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Li, V. FOXP3 Gene. Encyclopedia. Available online: https://encyclopedia.pub/entry/5587 (accessed on 17 June 2024).
Li V. FOXP3 Gene. Encyclopedia. Available at: https://encyclopedia.pub/entry/5587. Accessed June 17, 2024.
Li, Vivi. "FOXP3 Gene" Encyclopedia, https://encyclopedia.pub/entry/5587 (accessed June 17, 2024).
Li, V. (2020, December 25). FOXP3 Gene. In Encyclopedia. https://encyclopedia.pub/entry/5587
Li, Vivi. "FOXP3 Gene." Encyclopedia. Web. 25 December, 2020.
FOXP3 Gene
Edit

Forkhead box P3

genes

1. Normal Function

The FOXP3 gene provides instructions for producing the forkhead box P3 (FOXP3) protein. The FOXP3 protein attaches (binds) to specific regions of DNA and helps control the activity of genes that are involved in regulating the immune system. The immune system normally protects the body from foreign invaders, such as bacteria and viruses, by recognizing and attacking these invaders and clearing them from the body.

On the basis of its role in controlling gene activity, the FOXP3 protein is called a transcription factor. This protein is essential for the production and normal function of certain immune cells called regulatory T cells, which play an important role in preventing autoimmunity. Autoimmunity occurs when the body attacks its own tissues and organs by mistake. The FOXP3 protein is found primarily in an immune system gland called the thymus, where these regulatory T cells are produced.

2. Health Conditions Related to Genetic Changes

2.1 Immune Dysregulation, Polyendocrinopathy, Enteropathy, X-linked Syndrome

More than 60 mutations in the FOXP3 gene have been found to cause immune dysregulation, polyendocrinopathy, enteropathy, X-linked (IPEX) syndrome. This rare condition is characterized by the development of multiple autoimmune disorders in affected individuals, typically affecting the intestines, skin, and hormone-producing (endocrine) glands. Most of the FOXP3 gene mutations involved in IPEX syndrome change a protein building block (amino acid) in the region of the FOXP3 protein that binds to DNA or lead to the production of an abnormally short, nonfunctional protein. Mutations in the FOXP3 gene impair the normal function of regulatory T cells. Without the function of these cells, the body cannot control immune responses. Normal body tissues and organs are attacked, causing the multiple autoimmune disorders that develop in people with IPEX syndrome.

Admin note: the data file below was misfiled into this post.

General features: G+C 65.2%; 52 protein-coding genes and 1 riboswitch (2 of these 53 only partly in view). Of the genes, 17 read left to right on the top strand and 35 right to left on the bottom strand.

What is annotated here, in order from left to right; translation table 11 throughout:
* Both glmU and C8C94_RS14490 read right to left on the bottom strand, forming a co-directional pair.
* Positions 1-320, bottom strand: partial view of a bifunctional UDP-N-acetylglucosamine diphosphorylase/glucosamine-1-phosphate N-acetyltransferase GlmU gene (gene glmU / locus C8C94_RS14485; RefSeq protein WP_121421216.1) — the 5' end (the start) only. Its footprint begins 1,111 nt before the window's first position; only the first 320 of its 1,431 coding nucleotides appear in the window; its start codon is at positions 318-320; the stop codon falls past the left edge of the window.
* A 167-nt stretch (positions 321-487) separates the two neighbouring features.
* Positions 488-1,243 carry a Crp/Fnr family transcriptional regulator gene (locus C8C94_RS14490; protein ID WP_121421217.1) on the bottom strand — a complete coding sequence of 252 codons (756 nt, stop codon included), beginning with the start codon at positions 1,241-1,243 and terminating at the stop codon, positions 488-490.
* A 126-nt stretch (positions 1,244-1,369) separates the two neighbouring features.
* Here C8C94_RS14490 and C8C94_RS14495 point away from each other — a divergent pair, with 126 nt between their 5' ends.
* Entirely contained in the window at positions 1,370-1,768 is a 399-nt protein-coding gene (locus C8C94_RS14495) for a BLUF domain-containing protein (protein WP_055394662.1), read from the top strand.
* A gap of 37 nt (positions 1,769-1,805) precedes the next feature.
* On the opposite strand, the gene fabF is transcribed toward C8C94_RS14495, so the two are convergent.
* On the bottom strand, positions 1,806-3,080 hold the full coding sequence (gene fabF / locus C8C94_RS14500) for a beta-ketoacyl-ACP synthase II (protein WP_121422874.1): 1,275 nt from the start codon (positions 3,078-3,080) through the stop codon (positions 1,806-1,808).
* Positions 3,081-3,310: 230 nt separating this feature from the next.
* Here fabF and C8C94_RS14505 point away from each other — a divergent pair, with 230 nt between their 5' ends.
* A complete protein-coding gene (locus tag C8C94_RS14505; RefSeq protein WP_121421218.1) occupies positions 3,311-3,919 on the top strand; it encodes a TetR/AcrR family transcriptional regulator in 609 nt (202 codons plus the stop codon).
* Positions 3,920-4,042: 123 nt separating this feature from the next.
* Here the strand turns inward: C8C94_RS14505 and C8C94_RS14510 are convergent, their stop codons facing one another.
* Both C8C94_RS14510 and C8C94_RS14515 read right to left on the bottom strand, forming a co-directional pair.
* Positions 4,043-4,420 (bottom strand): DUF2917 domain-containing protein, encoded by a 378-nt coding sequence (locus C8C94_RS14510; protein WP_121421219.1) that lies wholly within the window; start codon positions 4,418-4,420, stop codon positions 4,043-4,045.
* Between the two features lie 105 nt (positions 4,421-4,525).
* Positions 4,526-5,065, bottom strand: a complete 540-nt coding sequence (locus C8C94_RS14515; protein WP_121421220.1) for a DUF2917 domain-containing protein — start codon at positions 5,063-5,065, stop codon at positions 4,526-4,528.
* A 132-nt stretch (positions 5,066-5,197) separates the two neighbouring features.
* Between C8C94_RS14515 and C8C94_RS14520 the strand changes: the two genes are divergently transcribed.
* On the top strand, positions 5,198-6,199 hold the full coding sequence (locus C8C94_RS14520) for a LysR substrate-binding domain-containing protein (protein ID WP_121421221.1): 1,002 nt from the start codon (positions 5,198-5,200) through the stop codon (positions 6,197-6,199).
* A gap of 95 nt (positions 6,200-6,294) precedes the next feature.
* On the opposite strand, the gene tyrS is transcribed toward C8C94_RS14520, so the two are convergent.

2.2 Hashimoto Thyroiditis

2.3 Type 1 Diabetes

3. Other Names for This Gene

  • AIID

  • DIETER

  • FOXP3_HUMAN

  • immune dysregulation, polyendocrinopathy, enteropathy, X-linked

  • immunodeficiency, polyendocrinopathy, enteropathy, X-linked

  • IPEX

  • JM2

  • MGC141961

  • MGC141963

  • PIDX

  • scurfin

  • XPID

References

  1. Bacchetta R, Passerini L, Gambineri E, Dai M, Allan SE, Perroni L,Dagna-Bricarelli F, Sartirana C, Matthes-Martin S, Lawitschka A, Azzari C,Ziegler SF, Levings MK, Roncarolo MG. Defective regulatory and effector T cellfunctions in patients with FOXP3 mutations. J Clin Invest. 2006Jun;116(6):1713-22.
  2. Bin Dhuban K, Piccirillo CA. The immunological and genetic basis of immunedysregulation, polyendocrinopathy, enteropathy, X-linked syndrome. Curr OpinAllergy Clin Immunol. 2015 Dec;15(6):525-32. doi: 10.1097/ACI.0000000000000214.Review.
  3. Fuchizawa T, Adachi Y, Ito Y, Higashiyama H, Kanegane H, Futatani T, KobayashiI, Kamachi Y, Sakamoto T, Tsuge I, Tanaka H, Banham AH, Ochs HD, Miyawaki T.Developmental changes of FOXP3-expressing CD4+CD25+ regulatory T cells and their impairment in patients with FOXP3 gene mutations. Clin Immunol. 2007Dec;125(3):237-46.
  4. Nik Tavakoli N, Hambly BD, Sullivan DR, Bao S. Forkhead box protein 3:essential immune regulatory role. Int J Biochem Cell Biol. 2008;40(11):2369-73.
  5. Otsubo K, Kanegane H, Kamachi Y, Kobayashi I, Tsuge I, Imaizumi M, Sasahara Y,Hayakawa A, Nozu K, Iijima K, Ito S, Horikawa R, Nagai Y, Takatsu K, Mori H, OchsHD, Miyawaki T. Identification of FOXP3-negative regulatory T-like(CD4(+)CD25(+)CD127(low)) cells in patients with immune dysregulation,polyendocrinopathy, enteropathy, X-linked syndrome. Clin Immunol. 2011Oct;141(1):111-20. doi: 10.1016/j.clim.2011.06.006.
  6. Tan QKG, Louie RJ, Sleasman JW. IPEX Syndrome. 2004 Oct 19 [updated 2018 Jul19]. In: Adam MP, Ardinger HH, Pagon RA, Wallace SE, Bean LJH, Stephens K,Amemiya A, editors. GeneReviews® [Internet]. Seattle (WA): University ofWashington, Seattle; 1993-2020. Available fromhttp://www.ncbi.nlm.nih.gov/books/NBK1118/
  7. Torgerson TR, Ochs HD. Immune dysregulation, polyendocrinopathy, enteropathy, X-linked: forkhead box protein 3 mutations and lack of regulatory T cells. JAllergy Clin Immunol. 2007 Oct;120(4):744-50; quiz 751-2. Review.
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